Performance Boosting of Scale and Rotation Invariant Human Activity Recognition (HAR) with LSTM Networks Using Low Dimensional 3D Posture Data in Egocentric Coordinates
Human activity recognition (HAR) has been an active area in computer vision with a broad range of applications, such as education, security surveillance, and healthcare. HAR is a general time series classification problem. LSTMs are widely used for time series classification tasks. However, they work well with high-dimensional feature vectors, which reduce the processing speed of LSTM in real-time applications. Therefore, dimension reduction is required to create low-dimensional feature space.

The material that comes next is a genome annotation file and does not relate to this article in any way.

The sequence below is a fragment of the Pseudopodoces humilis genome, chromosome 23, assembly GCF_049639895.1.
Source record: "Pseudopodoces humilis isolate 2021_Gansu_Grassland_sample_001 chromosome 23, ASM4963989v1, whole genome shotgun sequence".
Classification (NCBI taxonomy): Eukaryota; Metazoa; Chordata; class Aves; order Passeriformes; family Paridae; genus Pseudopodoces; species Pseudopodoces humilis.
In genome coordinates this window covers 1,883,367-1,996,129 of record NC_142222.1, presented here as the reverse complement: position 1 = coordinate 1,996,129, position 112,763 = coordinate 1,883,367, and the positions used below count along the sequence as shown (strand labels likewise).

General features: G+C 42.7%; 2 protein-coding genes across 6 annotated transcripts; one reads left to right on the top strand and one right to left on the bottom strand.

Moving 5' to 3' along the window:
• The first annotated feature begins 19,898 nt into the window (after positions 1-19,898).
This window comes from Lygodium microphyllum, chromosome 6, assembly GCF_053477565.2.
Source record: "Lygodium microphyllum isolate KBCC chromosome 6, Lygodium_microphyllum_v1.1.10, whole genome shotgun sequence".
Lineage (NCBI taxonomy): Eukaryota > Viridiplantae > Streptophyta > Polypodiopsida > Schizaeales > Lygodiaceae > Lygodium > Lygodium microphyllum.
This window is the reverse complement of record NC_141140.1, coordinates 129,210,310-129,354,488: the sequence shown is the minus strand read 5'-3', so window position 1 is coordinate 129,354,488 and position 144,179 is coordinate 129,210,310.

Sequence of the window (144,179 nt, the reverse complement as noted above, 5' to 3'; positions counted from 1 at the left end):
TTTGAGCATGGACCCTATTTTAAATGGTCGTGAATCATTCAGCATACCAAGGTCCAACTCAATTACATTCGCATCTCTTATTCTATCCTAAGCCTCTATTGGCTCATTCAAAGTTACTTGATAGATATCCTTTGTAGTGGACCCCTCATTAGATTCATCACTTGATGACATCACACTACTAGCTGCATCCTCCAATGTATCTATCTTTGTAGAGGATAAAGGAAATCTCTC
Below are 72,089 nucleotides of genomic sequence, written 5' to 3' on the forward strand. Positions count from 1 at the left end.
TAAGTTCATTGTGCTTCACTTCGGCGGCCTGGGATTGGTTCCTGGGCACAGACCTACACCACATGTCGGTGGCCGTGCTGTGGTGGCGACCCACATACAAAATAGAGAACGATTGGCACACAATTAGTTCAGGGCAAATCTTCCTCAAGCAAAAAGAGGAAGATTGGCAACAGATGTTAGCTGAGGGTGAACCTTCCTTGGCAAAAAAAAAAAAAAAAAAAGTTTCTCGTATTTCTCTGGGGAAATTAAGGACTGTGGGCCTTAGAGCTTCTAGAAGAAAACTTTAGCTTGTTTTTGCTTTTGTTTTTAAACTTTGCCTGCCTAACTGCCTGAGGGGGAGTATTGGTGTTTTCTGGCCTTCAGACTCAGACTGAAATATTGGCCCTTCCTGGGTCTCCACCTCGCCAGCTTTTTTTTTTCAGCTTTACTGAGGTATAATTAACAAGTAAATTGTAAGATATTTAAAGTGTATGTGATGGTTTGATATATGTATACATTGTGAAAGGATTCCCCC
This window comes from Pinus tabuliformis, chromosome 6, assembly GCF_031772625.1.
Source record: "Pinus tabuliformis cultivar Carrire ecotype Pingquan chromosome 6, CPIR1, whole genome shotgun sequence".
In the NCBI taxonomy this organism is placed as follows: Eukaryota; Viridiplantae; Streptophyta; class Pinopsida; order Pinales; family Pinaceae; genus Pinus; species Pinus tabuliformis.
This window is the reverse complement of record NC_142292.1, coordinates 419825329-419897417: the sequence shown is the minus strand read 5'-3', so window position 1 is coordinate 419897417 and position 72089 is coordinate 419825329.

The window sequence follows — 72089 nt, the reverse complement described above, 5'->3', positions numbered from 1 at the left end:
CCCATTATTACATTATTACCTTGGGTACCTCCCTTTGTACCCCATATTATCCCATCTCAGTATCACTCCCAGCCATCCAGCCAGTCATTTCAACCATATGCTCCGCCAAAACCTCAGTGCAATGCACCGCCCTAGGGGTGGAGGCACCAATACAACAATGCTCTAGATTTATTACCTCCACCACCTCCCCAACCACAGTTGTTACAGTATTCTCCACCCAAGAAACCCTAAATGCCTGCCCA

... s it is experimented in previous study, LSTM with dimension reduction yielded the worst performance among other classifiers, which are not deep learning methods. Therefore, in this paper, a novel scale and rotation invariant human activity recognition system, which can also work in low dimensional feature space is presented. For this purpose, Kinect depth sensor is employed to obtain skeleton joints. Since angles are used, proposed system is already scale invariant. In order to provide rotation invariance, body relative direction in egocentric coordinates is calculated. The 3D vector between right hip and left hip is used to get the horizontal axis and its cross product with the vertical axis of global coordinate system assumed to be the depth axis of the proposed local coordinate system. Instead of using 3D joint angles, 8 number of limbs and their corresponding 3D angles with X, Y, and Z axes of the proposed coordinate system are compressed with several dimension reduction methods such as averaging filter, Haar wavelet transform (HWT), and discrete cosine transform (DCT) and employed as the feature vector. Finally, extracted features are trained and tested with LSTM (long short-term memory) network, which is an artificial recurrent neural network (RNN) architecture. Experimental and benchmarking results indicate that proposed framework boosts the performance of LSTM by approximately 30% accuracy in low-dimensional feature space.